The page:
-- A former employee of a FirstEnergy contractor is accused of downloading sensitive corporate data before he left his job, according to a report in the Canton Repository. FirstEnergy and the contractor, Clearsulting, filed suit in U.S. District Court in northern Ohio to block the man, Michael Pircio, from disseminating the data.

-- The Federal Energy Regulatory Commission is conducting an audit of FirstEnergy that began in Feb. 2019. It marks the first FERC audit for the company since 2013.

-- Environmental groups filed a case in the 6th Circuit Court of Appeals asking the court to suspend the reorganization plan approved by federal bankruptcy court earlier this year for FES. The Ohio Consumers' Counsel filed a brief in that case.

-- Ohio Attorney General Dave Yost filed a civil lawsuit to block the subsidies from flowing to Energy Harbor and other utilities.

-- The Public Utilities Commission of Ohio is reviewing charitable and political giving by FirstEnergy’s subsidiaries related to HB6. Interest groups are pushing to expand that review to a full-blown investigation.

-- The Ohio Consumers Power Alliance, a group of clean energy advocates, is campaigning for the removal of Sam Randazzo as chairman of the powerful Public Utilities Commission of Ohio – Randazzo’s company had done work for FES. Randazzo declined comment through a PUCO spokesman.

There is more than $2 billion riding on whether HB6 remains Ohio law or is repealed. The law requires payments by customers across Ohio:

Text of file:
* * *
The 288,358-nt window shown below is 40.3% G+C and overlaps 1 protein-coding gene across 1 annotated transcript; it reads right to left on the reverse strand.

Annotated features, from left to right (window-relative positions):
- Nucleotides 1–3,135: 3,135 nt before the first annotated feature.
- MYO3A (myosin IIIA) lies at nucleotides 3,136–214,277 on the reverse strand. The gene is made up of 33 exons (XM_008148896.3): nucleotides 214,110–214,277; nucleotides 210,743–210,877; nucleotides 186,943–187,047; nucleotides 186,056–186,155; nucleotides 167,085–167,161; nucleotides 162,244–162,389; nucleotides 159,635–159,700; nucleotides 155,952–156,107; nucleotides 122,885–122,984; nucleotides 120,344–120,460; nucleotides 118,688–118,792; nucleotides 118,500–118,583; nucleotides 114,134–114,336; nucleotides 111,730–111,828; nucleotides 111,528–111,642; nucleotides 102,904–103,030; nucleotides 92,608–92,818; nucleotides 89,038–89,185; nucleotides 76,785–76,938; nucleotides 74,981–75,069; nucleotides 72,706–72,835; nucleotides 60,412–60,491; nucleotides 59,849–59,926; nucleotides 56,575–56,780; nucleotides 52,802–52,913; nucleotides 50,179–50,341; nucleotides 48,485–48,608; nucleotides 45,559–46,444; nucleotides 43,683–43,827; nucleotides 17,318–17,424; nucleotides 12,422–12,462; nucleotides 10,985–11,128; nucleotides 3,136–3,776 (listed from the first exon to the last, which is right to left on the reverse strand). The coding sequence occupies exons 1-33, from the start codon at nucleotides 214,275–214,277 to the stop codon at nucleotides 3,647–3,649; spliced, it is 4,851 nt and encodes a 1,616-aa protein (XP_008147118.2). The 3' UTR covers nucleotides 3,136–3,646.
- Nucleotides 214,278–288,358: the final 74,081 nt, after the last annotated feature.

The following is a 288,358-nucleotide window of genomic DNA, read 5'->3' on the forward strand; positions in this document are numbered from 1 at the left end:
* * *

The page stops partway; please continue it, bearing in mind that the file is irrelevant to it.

— $1.3 billion to subsidize nuclear power plants owned by Energy Harbor, through 2027;

— $444 million to subsidize coal plants owned by Ohio Valley Electric Corp. through 2030;

— $355 million in ‘decoupling’ revenues to FirstEnergy through 2024; and

— $140 million in subsidies for large solar projects though 2027.

On July 21, FBI agents arrested then Ohio House Speaker Larry Householder at his Perry County farm and four other men in what U.S. Attorney David DeVillers calls the biggest bribery scheme in Ohio history. Householder, lobbyists Neil Clark, Matt Borges and Juan Cespedes and political strategist Jeff Longstreth have each pleaded not guilty in U.S. District Court to racketeering charges.

House Bill 6 is the centerpiece of the case.

According to federal prosecutors, the utility companies funneled $60 million into dark money groups to elect Householder’s allies to legislative seats, position him to return as House speaker and then in return Householder helped pass and defend HB6.

The public corruption case marks a dramatic turn of events for FirstEnergy and Energy Harbor.